Molly’s Game (R)

Starring Jessica Chastain and Idris Elba, Molly’s Game is based on the autobiography of Molly Bloom, an  Olympic skier whose athletic career was thwarted at an early age. Years later, Molly wound up running the country’s most exclusive high-stakes poker game and getting into a some trouble with the law.

I would say that Molly’s Game is a cautionary tale every teen and young adult should watch so they learn there really are no shortcuts, and if they use their powers and gifts for good instead of evil, they may be able to have a decent life; but I cannot. Molly’s Game is an anti-cautionary tale with no moral to it whatsoever. Instead of going to college, this young woman found herself associating with gambling addicts (a $250,000 a game buy-in makes participation more than a hobby), and later, mobsters. She went from being a world class athlete to a drug addict, beaten bloody and robbed. She plunged herself into this toilet bowl of a world, and was so arrogant and naive she expected to come out of it unscathed. Even after the beating/robbery, she continued on and she was later targeted by the FBI in connection with Russian mob dealings she had nothing to do with. As the saying goes, when you lie down with dogs, you get up with fleas.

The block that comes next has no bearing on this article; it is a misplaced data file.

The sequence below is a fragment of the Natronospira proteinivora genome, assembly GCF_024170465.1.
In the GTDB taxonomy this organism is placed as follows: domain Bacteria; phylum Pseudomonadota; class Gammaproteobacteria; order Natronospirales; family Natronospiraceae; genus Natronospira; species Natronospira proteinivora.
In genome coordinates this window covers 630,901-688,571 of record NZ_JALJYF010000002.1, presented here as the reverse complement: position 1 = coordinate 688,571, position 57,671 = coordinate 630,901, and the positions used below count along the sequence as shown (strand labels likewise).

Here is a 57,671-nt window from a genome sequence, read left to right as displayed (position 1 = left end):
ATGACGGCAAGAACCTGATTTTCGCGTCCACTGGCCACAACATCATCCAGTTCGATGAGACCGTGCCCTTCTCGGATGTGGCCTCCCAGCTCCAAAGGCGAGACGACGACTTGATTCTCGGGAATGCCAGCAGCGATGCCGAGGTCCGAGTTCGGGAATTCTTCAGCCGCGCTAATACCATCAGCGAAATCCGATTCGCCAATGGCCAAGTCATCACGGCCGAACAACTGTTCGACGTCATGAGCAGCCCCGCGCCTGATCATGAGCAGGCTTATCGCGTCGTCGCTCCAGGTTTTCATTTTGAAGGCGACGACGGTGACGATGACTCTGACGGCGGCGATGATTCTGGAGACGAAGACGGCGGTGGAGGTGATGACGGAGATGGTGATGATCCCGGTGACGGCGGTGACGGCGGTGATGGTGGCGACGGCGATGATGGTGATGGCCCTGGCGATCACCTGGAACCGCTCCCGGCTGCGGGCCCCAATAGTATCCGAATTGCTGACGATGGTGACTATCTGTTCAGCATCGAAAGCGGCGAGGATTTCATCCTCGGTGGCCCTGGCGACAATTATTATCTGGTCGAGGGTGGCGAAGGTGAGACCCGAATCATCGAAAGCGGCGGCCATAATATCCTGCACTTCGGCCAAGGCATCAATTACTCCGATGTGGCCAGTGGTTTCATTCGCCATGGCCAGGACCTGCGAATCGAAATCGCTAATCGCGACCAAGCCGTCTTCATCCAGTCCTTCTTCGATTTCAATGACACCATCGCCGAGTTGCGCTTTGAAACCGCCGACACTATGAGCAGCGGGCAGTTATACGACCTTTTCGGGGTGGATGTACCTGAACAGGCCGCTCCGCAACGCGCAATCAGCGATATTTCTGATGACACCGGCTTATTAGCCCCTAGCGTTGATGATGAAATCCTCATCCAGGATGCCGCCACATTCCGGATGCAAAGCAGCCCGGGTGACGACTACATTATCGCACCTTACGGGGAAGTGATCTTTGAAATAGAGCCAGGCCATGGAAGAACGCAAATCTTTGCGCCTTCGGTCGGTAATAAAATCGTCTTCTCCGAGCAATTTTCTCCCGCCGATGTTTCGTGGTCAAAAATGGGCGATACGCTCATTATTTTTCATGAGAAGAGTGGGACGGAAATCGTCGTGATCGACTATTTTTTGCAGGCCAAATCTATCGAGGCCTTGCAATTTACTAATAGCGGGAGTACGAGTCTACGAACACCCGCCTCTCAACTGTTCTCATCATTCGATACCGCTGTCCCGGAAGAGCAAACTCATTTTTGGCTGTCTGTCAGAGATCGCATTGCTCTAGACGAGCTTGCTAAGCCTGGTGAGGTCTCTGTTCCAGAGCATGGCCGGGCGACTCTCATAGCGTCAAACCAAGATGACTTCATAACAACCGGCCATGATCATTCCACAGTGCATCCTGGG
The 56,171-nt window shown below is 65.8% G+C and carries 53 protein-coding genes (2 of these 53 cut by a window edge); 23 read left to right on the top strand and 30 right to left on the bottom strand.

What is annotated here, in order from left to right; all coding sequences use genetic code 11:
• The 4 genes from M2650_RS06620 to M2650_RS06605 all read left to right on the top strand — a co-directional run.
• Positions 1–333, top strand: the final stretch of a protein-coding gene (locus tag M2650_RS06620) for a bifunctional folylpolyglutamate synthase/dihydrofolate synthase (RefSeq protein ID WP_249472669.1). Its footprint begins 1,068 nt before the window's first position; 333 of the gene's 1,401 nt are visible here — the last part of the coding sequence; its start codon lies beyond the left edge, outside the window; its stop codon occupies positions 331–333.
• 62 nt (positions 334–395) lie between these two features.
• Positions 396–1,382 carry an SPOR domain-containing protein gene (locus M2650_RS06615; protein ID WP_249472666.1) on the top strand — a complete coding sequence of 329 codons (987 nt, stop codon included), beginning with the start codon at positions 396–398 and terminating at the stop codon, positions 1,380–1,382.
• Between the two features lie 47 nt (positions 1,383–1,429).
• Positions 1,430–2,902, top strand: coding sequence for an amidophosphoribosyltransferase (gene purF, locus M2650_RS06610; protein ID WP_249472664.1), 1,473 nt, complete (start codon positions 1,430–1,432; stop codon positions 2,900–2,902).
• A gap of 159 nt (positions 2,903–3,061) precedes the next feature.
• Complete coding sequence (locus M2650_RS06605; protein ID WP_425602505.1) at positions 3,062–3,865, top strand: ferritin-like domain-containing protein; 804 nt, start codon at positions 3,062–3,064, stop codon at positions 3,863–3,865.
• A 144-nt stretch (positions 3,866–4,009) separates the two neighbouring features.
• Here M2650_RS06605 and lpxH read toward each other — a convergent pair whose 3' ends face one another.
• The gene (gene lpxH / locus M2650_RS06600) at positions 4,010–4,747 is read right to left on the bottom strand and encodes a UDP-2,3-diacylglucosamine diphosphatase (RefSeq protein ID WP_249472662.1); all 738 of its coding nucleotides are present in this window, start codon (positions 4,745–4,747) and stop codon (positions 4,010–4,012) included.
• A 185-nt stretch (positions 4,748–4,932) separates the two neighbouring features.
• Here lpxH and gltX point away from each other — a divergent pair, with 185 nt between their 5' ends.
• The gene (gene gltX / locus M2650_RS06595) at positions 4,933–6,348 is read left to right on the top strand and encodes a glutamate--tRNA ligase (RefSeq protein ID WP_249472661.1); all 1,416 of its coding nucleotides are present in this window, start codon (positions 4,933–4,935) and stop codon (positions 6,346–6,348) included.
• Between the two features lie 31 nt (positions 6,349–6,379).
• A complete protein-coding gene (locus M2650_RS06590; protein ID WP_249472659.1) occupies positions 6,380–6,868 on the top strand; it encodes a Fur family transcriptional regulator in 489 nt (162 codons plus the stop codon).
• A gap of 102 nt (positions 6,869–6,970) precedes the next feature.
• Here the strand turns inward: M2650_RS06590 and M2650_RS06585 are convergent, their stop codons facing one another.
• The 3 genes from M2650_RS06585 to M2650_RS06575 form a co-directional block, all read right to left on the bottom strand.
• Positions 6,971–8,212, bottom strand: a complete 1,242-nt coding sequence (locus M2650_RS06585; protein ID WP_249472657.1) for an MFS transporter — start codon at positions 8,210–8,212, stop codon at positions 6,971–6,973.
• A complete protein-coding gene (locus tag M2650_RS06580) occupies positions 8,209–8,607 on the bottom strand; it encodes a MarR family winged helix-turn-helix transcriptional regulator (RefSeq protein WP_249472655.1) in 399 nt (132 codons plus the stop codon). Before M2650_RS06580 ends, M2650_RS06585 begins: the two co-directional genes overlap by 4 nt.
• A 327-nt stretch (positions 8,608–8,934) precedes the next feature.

The parent in me couldn’t help but think that if she had only listened to her father and gone to school she wouldn’t have almost gotten herself killed by the Russian mob, had an FBI file, nor become a drug addict and a felon. The main thing that displeased me about this movie is how the story ended. Usually, I don’t discuss plot in movies this way, but it is necessary here. Since the movie has been out so long, I’m going to proceed with the assumption that if you wanted to see it in the theater, by now you probably would have done so. In the end, Molly is portrayed as this noble, “no snitching,” stand-up sort of gal, when in actuality, she was very foolish. She had an opportunity to walk away with the millions the FBI seized from her (with interest) and a clean record if she turned in emails and recordings of her clients, and she chose not to; citing that she wanted to keep her “good name.” Girl, please! …But what do I know, because of course, things turned out just fine for Molly in the end (thus the anti-cautionary tale part of it all), because although she may have lost all her millions, has a felony record and cannot vote ever again, she wrote a book about her life which was adapted into a movie starring Jessica Chastain and Idris Elba, and she currently earns good money touring the country teaching women the things she learned about business while running her big time gambling operation. Must be nice to have everything work out so well.